Ankylosing Spondylitis (AS) is an inflammatory arthritis that affects the joints of the back (particularly the SIJ’s), neck, ribs, and sternum. It can also affect the large peripheral joints, particularly the shoulders, hips, knees & ankles. It affects approximately 0.5% of the population, or around 100,000 Australians. Typical symptoms include morning stiffness of 30 minutes or longer, night pain, alternating buttock pain, & painful swelling of joints. There may also be associated diarrhoea, soreness of the eyes & blurred vision. The condition has an insidious onset, & the pain is improved by exercise but not by rest. AS affects people between the ages of 15 & 40, and males 3 times more than females. It tends to run in families, particularly those that carry the gene HLA-B27.
While AS is chronic & progressive, the disease process is highly variable. Most patients suffer episodic flare-ups of spinal pain, & a slow deterioration in spinal mobility. There may be associated joint deformity. Up to 25% of the AS population will develop substantial disability & restriction due to widespread fusion of the spine – the typical ‘bamboo spine’. Interestingly, much of the pain & stiffness felt by the patient is due to soft tissue inflammation, particularly at bony entheses.
Further investigation is warranted in any patient under 40 years of age presenting with chronic back pain of 3 months or longer, & referral to a rheumatologist is recommended. In AS, an early & accurate diagnosis is important, and the disease is very treatable. Delay in treatment may lead to joint destruction & immobility. Unfortunately, many people with AS have symptoms for years before the diagnosis is made. In 5% of patients with chronic LBP, the pain is due to some form of inflammatory condition. 60% of patients with inflammatory back pain will go on to develop sacroiliitis within 10 years. This confirms the diagnosis of AS. While the SIJ’s are the most common joint to show early signs of the disease, sometimes the thoracic or other spinal joints will be involved without pelvic joint involvement. MRI is a useful imaging tool to demonstrate inflammatory changes in the SIJ’s.
Pharmaceutical treatment: in the last 10 years there have been great advances in drug therapy for AS, particularly utilizing the tumour necrosis factor inhibitors. They help to suppress the inflammation & greatly reduce symptoms. However they do not appear to modify the course of the disease. Because patients have reduced pain with these medications, they often do not see the need to exercise. It is therefore important to ensure they maintain their exercise programme while being medicated. TNF inhibitors are available under the PBS only for people with established & active disease. To qualify for this medication, it is a requirement to undertake & diarise a 3 month exercise programme. This is the time when the patient should see a physiotherapist, to assess, measure & individualise an exercise programme.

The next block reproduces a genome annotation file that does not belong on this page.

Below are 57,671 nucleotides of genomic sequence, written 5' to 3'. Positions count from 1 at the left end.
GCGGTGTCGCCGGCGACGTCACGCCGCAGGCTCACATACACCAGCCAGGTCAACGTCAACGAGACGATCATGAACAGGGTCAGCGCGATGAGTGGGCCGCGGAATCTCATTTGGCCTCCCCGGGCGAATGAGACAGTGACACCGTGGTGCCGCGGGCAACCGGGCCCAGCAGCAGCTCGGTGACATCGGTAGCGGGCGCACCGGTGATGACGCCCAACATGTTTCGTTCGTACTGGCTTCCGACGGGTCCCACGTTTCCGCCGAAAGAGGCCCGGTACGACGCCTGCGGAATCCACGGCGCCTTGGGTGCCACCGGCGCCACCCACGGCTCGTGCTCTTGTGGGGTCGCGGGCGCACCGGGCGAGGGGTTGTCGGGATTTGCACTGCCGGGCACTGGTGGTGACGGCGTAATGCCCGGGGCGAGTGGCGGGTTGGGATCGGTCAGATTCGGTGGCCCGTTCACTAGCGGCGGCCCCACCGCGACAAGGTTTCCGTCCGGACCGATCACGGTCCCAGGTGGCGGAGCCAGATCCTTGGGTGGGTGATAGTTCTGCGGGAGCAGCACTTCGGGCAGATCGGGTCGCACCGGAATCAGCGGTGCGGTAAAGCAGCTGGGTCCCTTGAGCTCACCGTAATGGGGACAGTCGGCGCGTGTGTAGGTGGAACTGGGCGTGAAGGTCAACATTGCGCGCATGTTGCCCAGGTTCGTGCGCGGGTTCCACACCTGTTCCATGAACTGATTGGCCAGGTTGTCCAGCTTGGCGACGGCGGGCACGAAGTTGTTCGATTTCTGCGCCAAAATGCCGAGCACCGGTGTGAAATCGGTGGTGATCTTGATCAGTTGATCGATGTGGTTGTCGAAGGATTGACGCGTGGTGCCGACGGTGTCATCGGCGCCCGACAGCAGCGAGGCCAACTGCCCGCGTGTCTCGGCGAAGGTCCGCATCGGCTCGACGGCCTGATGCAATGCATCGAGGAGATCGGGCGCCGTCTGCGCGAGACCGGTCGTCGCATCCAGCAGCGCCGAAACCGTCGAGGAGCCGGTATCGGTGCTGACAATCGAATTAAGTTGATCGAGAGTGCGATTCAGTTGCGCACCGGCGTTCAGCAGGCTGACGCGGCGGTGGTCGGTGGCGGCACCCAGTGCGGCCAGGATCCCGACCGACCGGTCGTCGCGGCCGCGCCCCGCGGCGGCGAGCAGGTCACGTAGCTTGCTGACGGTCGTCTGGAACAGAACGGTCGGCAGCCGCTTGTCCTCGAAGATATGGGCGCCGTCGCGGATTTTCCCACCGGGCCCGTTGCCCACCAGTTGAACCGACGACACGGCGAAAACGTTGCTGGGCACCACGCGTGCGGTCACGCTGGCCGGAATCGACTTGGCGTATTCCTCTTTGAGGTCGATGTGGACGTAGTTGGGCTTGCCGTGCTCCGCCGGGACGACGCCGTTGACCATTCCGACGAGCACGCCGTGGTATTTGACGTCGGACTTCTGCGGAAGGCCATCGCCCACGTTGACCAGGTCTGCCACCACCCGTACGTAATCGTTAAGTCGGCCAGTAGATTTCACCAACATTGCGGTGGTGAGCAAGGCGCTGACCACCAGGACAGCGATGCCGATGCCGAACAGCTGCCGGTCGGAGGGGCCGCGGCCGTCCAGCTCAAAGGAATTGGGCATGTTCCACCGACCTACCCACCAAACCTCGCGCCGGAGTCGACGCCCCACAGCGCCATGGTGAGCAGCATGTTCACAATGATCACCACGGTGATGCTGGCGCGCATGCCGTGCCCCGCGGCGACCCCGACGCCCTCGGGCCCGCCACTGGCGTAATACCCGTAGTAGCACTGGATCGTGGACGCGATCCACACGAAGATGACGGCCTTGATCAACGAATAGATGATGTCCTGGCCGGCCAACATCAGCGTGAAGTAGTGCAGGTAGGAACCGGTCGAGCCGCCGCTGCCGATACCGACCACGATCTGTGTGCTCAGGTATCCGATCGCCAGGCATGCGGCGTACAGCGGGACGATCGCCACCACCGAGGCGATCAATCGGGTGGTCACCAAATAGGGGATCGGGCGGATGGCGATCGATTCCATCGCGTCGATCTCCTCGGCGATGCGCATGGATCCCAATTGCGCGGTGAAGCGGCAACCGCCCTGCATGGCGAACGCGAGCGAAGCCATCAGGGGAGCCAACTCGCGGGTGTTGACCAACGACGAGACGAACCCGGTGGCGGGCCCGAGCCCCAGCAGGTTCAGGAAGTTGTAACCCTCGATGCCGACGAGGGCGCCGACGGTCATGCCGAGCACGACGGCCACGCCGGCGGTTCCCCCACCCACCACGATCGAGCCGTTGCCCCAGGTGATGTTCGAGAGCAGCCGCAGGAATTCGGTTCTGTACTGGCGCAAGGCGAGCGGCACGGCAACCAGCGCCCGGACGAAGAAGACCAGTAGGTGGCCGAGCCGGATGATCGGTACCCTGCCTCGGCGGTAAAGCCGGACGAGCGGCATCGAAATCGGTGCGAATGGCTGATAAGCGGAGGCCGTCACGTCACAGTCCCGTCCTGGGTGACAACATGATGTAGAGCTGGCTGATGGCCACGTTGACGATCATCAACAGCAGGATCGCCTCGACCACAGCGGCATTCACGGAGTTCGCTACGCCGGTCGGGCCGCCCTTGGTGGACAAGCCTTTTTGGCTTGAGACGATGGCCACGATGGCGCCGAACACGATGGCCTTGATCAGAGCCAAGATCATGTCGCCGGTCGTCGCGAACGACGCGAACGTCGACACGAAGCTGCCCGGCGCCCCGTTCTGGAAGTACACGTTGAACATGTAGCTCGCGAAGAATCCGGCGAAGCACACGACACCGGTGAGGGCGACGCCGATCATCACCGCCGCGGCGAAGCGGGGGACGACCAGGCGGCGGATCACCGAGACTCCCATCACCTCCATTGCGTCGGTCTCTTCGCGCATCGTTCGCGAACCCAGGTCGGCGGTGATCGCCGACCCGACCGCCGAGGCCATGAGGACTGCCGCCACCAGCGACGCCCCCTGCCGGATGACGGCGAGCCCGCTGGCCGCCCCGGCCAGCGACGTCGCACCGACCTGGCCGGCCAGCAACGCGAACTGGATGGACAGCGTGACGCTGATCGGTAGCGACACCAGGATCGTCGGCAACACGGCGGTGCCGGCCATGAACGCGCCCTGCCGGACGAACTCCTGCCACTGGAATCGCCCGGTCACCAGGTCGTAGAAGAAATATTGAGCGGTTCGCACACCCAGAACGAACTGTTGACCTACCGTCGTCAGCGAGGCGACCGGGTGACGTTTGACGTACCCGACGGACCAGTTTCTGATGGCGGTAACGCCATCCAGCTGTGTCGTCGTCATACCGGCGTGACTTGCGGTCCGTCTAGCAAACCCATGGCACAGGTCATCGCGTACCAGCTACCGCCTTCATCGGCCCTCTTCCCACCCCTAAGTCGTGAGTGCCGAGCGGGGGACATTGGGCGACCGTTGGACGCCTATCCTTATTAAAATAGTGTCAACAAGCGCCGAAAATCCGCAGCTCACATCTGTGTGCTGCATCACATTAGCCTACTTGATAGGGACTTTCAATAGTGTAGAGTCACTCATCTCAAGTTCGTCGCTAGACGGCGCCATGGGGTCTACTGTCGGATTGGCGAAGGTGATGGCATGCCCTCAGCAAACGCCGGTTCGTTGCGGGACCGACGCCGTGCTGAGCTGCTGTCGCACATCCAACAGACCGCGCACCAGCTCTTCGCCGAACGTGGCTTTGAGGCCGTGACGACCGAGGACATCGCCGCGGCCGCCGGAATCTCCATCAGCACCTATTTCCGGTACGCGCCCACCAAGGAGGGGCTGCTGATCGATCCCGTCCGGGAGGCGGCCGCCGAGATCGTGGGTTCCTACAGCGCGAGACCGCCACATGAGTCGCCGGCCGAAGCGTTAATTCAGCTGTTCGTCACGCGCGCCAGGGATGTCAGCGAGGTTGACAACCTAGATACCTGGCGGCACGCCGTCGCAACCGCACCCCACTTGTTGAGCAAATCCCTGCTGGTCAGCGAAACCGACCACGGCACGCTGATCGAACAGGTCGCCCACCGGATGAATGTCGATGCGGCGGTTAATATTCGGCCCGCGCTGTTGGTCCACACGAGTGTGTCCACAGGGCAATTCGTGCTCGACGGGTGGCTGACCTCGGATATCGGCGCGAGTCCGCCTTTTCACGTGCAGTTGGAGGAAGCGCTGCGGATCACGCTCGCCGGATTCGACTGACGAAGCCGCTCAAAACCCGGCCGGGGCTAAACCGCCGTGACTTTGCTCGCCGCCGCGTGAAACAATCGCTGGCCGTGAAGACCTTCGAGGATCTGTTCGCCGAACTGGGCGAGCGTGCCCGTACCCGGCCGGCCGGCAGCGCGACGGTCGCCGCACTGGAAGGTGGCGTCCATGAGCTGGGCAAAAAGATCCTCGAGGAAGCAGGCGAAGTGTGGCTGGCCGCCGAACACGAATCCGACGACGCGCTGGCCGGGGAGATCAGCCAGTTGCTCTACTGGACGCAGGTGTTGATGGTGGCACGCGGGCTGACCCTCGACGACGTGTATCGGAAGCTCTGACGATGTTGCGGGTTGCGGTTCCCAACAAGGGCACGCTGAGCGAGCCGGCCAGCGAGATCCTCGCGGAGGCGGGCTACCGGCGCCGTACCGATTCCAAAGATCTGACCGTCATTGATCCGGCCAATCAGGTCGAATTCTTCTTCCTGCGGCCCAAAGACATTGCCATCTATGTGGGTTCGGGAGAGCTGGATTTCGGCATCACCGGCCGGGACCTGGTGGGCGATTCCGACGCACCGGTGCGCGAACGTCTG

Signs on physiotherapy examination may include a stiff flat lumbar spine, & loss of reversal of the lordosis on forward flexion. Muscles & ligaments lose their extensibility, and this may be detected on manual palpation. Patients will also develop neck protrusion & increased thoracic kyphosis, protracted shoulders, & subsequent decrease in height. Pelvic involvement leads to hip flexor tightness, & reduced hip internal rotation & abduction ranges.
Exercises are very important, to help in the maintenance of flexibility. Programmes need to be individualised to the patient’s specific needs. As stated above, many of the symptoms of AS arise from soft tissue inflammation. This soft tissue related stiffness is very responsive to exercise. Physiotherapy approaches include education about exercises, pain relief strategies, postural maintenance, maintaining chest expansion, improving muscle strength, & increasing exercise tolerance & general fitness. Specific techniques of heat, electrotherapy, assisted stretching, massage (including trigger point techniques) & joint mobilisation can also be very effective. Due to loss of lumbar flexion mobility, maintenance of forward flexion is very important in the early stages. Postural correction & stretching will also address the thoracic kyphosis & rounding of the neck & shoulders. The younger the age of onset of the disease, the more likely the hip joints will be affected. Correction of faulty biomechanics, & maintenance of flexibility in the hips is particularly important, as faults here will lead to problems throughout the lower limb kinetic chain.